Pastoral Cosmopolitanism in Edith Wharton’s Fiction

Pastoral Cosmopolitanism in Edith Wharton’s Fiction

The World is a Welter

By Margarida Cadima

Anthem Studies in Global English Literatures

One of the goals of this book is to demonstrate that while the pastoral seems to portray troubling fractures between the social self and native soil, Wharton is more struck by how these ostensibly divergent cultural categories superimpose and interpenetrate to form an ecocritical palimpsest.

EPUB, 230 Pages


July 2023

£25.00, $35.00

PDF, 230 Pages


July 2023

£25.00, $35.00

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About This Book

This book sets forth how the “greening” of Wharton’s private and public writings contributes to exciting strands in cultural geography and recent postcolonial theory: for example, biological and political constructions of citizenship, mobility, race, and nation; hospitality and hostility toward the “Other”; fraught experiences of exile and competing conceptions of home/land; trans/national selfhood; the figure of the nomad, the outcast, or the wanderer. Ultimately, it will address this question: What are the issues, broadly speaking what motivates an ecocriticism, how does that address the challenges of cultural geography, why can we uncover meaning by turning to Wharton? The argument made is that a reading of Wharton’s fiction can help reveal how to understand those issues. This book situates Wharton as an author who is acutely responsive to pastoral tropes and terrain, among other species of spaces. She addresses the affective and geographical resonances of such sites, especially sparsely populated localities and landforms—voguish mountain resorts, private ornamental gardens, lush public parks, monumental and “sham” ruins—which offered pampered American socialites a brief escape from the “welter.” I wish to complicate popular perceptions of “Wharton’s world”—reinforced by numerous handsomely produced cinematic and television adaptations of her novels—as one rooted in often-opulent domestic interiors with their waspish social cliques, strict rules of politesse, and elaborate hierarchies.

Indeed, one of the central aims of this book is to treat pastoral as a kind of palimpsest—a “parchment” upon which successive generations of artist-pilgrims have etched their impressions, constantly revising its imagery, formal procedures, and lyrical effects. This notion of the palimpsest also reinforces how my research seeks to extend the range of Wharton studies. First of all, my close reading of selected texts adds another “layer” of sophistication to the ever-evolving field of ecocriticism, whose core ideas and critical standpoints have assumed both an urgency and galvanizing potency given the seismic upheaval to our material localities around the globe—some of the most damaging tornadoes in US history; flooding in the American Midwest; devastating earthquakes in Haiti, China, and Japan; stronger and more extensive wildfires in the American Southwest.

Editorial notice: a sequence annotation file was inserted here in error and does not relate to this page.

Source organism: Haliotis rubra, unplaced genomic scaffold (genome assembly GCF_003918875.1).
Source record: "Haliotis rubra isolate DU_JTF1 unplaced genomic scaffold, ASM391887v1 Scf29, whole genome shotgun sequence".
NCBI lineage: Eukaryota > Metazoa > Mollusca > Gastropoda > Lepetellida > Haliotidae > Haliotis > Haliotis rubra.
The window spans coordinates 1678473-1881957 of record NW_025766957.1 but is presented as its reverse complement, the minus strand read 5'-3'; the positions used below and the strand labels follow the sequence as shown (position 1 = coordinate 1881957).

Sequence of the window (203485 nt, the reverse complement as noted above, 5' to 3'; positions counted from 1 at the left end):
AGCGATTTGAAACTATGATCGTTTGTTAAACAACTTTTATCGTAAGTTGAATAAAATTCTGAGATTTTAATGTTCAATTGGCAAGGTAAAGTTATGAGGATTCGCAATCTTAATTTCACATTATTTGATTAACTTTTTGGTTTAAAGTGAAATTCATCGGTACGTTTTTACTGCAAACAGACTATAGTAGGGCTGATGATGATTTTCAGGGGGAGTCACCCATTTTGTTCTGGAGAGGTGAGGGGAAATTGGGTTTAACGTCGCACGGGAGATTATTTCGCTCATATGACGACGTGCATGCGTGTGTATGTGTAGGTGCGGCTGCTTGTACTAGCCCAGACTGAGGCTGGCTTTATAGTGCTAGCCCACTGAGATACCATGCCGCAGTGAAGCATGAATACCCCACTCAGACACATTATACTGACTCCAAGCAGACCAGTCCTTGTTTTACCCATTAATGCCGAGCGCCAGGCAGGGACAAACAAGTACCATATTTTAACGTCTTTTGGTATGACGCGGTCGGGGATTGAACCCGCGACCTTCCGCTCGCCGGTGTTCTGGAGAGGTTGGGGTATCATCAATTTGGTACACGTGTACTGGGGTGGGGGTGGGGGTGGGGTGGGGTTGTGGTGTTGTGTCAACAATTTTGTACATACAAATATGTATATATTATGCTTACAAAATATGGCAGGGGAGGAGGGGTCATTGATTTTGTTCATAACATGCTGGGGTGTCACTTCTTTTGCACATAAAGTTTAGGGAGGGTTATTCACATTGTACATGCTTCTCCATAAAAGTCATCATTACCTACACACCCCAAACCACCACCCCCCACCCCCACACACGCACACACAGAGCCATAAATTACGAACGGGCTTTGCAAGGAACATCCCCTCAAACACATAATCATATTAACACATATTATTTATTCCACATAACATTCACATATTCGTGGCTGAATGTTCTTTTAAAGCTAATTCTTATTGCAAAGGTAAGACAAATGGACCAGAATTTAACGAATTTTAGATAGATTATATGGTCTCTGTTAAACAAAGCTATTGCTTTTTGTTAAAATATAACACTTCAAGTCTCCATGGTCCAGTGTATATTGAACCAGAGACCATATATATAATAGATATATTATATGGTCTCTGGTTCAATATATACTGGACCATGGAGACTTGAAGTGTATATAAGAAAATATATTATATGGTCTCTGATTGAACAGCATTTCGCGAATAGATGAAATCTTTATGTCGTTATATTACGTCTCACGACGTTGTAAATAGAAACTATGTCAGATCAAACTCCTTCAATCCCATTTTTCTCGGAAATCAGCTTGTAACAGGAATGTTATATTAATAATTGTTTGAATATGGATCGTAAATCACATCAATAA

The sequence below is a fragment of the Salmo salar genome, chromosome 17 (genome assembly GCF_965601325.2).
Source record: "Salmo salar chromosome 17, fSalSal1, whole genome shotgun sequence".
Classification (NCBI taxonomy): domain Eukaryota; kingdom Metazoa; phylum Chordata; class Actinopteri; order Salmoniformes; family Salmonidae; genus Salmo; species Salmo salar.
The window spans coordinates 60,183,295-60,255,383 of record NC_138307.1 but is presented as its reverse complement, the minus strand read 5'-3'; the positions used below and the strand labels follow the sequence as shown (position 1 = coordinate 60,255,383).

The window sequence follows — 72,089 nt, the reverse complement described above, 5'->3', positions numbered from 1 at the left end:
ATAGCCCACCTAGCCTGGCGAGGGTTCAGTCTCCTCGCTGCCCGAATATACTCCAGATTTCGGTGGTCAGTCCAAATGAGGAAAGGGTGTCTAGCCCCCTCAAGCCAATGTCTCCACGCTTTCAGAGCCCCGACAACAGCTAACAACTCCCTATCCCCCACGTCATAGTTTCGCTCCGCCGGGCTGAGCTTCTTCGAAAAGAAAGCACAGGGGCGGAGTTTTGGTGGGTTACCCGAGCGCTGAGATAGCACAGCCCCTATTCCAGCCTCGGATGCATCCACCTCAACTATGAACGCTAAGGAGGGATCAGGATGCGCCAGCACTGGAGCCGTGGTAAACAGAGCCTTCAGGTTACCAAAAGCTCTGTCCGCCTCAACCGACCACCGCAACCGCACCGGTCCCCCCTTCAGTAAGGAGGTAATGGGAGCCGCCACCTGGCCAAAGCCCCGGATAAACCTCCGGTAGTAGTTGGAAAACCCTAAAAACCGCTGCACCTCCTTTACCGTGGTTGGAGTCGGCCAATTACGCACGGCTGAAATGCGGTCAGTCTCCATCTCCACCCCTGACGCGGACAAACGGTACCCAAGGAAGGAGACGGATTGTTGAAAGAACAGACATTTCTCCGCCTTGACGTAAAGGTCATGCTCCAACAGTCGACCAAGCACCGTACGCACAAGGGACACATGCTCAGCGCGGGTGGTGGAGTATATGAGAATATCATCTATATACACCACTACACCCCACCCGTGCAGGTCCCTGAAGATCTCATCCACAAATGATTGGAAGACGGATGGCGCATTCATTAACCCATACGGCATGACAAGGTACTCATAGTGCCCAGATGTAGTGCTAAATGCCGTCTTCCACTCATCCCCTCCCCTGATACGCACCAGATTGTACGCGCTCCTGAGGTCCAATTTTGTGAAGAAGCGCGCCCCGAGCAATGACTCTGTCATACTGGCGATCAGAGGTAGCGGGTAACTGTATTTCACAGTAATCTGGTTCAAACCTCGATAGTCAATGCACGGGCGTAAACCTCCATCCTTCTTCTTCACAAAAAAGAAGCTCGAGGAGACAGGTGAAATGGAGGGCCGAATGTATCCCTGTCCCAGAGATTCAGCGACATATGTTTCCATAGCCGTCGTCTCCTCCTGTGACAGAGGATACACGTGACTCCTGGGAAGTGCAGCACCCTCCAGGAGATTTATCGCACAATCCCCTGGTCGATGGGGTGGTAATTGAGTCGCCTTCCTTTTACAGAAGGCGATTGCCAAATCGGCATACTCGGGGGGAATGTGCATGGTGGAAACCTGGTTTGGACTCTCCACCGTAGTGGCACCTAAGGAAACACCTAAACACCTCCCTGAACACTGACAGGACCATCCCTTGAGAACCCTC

“Margarida Cadima’s Pastoral Cosmopolitanism is a fresh and original contribution to Wharton studies. Cadima brings us, through an ecocritical lens, new and infinitely suggestive ways to read both the most familiar and unfamiliar of Wharton’s fictional landscapes. It is no exaggeration to suggest that Cadima’s work marks a major new turn in Wharton criticism.” — Professor Dame Janet Beer (Emeritus), University of Liverpool

“Margarida Cadima’s sweeping study of gardens, parklands, mountains, and ruins in Wharton’s fic-tion clearly reveals the fraught interdependencies of urban and rural, elite and impoverished, con-sumption and waste of resources, which speak as much to readers today as they did to the global traveler and author when she was writing.” — Etta M. Madden, Emerita Professor of English, Missouri State University and Author of Engaging Italy: American Women Writers Utopian Visions and Transnational Networks

Author Information

Margarida Cadima is an ecocriticism scholar and an adjunct professor in the English Writing, Literature, and Publishing department at The American University of Rome. She earned her PhD in English Literature at the University of Glasgow in 2021.


Anthem Studies in Global English Literatures

Table of Contents

Acknowledgments; Introduction; PART I. GARDENS, Chapter 1. The Pastoral Cosmopolitanism of the (Not So) Secret Garden; Chapter 2. American Back Grounds; Chapter 3. Garden “Haunts”; Chapter 4. Central Park as an “Ecological Threshold”?; Chapter 5. French Gardens and Their Meaning; PART II. MOUNTAINS, Chapter 6. “Endless Plays of Mountain Forms”: Mapping the Mountains; Chapter 7. Edith Wharton’s European Mountains of Leisure; Chapter 8. Rural Americana and the “New World” Mountains; PART III. RUIN/ATION Chapter 9. Romantic Ruins? Edith Wharton’s Sedimented Vision ; Chapter 10. “Old” Ruins as a Melancholic Object and a Critique of Empire; Chapter 11. Stony Waste—The “New Ruin” in the Modern Metropolis and Garden Ruins; Conclusion; Appendix 1: Spring in a French Riviera Garden; Appendix 2: December in a French Rivera Garden; Bibliography; Index


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